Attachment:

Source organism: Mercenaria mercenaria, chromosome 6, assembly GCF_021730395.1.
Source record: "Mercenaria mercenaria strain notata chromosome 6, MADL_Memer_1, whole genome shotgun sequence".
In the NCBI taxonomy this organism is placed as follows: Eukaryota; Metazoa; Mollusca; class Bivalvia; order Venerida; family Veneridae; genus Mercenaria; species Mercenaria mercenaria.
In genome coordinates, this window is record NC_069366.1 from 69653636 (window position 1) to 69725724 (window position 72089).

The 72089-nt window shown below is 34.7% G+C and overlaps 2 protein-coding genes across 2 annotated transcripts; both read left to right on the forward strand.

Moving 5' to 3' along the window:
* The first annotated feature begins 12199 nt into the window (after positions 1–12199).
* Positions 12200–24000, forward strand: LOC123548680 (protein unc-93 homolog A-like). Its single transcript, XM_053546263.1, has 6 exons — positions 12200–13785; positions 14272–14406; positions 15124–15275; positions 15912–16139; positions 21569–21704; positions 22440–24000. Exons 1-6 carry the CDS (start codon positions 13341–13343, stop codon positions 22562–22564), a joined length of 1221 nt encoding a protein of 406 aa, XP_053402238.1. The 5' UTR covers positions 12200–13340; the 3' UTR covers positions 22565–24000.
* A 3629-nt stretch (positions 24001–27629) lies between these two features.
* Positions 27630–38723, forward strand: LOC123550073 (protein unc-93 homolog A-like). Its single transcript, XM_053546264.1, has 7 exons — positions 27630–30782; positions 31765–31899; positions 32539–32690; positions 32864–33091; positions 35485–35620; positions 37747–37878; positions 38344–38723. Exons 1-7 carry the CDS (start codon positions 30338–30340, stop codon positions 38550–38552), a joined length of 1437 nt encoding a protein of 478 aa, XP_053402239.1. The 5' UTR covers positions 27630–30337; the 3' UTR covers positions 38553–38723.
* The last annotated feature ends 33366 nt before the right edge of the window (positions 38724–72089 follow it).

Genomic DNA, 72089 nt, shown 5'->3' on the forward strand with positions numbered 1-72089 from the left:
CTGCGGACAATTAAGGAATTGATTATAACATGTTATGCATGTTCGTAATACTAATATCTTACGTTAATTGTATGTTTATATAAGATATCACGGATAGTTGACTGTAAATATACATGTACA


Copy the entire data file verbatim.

Source organism: Mercenaria mercenaria, chromosome 6, assembly GCF_021730395.1.
Source record: "Mercenaria mercenaria strain notata chromosome 6, MADL_Memer_1, whole genome shotgun sequence".
In the NCBI taxonomy this organism is placed as follows: Eukaryota; Metazoa; Mollusca; class Bivalvia; order Venerida; family Veneridae; genus Mercenaria; species Mercenaria mercenaria.
In genome coordinates, this window is record NC_069366.1 from 69653636 (window position 1) to 69725724 (window position 72089).

The 72089-nt window shown below is 34.7% G+C and overlaps 2 protein-coding genes across 2 annotated transcripts; both read left to right on the forward strand.

Moving 5' to 3' along the window:
* The first annotated feature begins 12199 nt into the window (after positions 1–12199).
* Positions 12200–24000, forward strand: LOC123548680 (protein unc-93 homolog A-like). Its single transcript, XM_053546263.1, has 6 exons — positions 12200–13785; positions 14272–14406; positions 15124–15275; positions 15912–16139; positions 21569–21704; positions 22440–24000. Exons 1-6 carry the CDS (start codon positions 13341–13343, stop codon positions 22562–22564), a joined length of 1221 nt encoding a protein of 406 aa, XP_053402238.1. The 5' UTR covers positions 12200–13340; the 3' UTR covers positions 22565–24000.
* A 3629-nt stretch (positions 24001–27629) lies between these two features.
* Positions 27630–38723, forward strand: LOC123550073 (protein unc-93 homolog A-like). Its single transcript, XM_053546264.1, has 7 exons — positions 27630–30782; positions 31765–31899; positions 32539–32690; positions 32864–33091; positions 35485–35620; positions 37747–37878; positions 38344–38723. Exons 1-7 carry the CDS (start codon positions 30338–30340, stop codon positions 38550–38552), a joined length of 1437 nt encoding a protein of 478 aa, XP_053402239.1. The 5' UTR covers positions 27630–30337; the 3' UTR covers positions 38553–38723.
* The last annotated feature ends 33366 nt before the right edge of the window (positions 38724–72089 follow it).

Genomic DNA, 72089 nt, shown 5'->3' on the forward strand with positions numbered 1-72089 from the left:
CTGCGGACAATTAAGGAATTGATTATAACATGTTATGCATGTTCGTAATACTAATATCTTACGTTAATTGTATGTTTATATAAGATATCACGGATAGTTGACTGTAAATATACATGTACA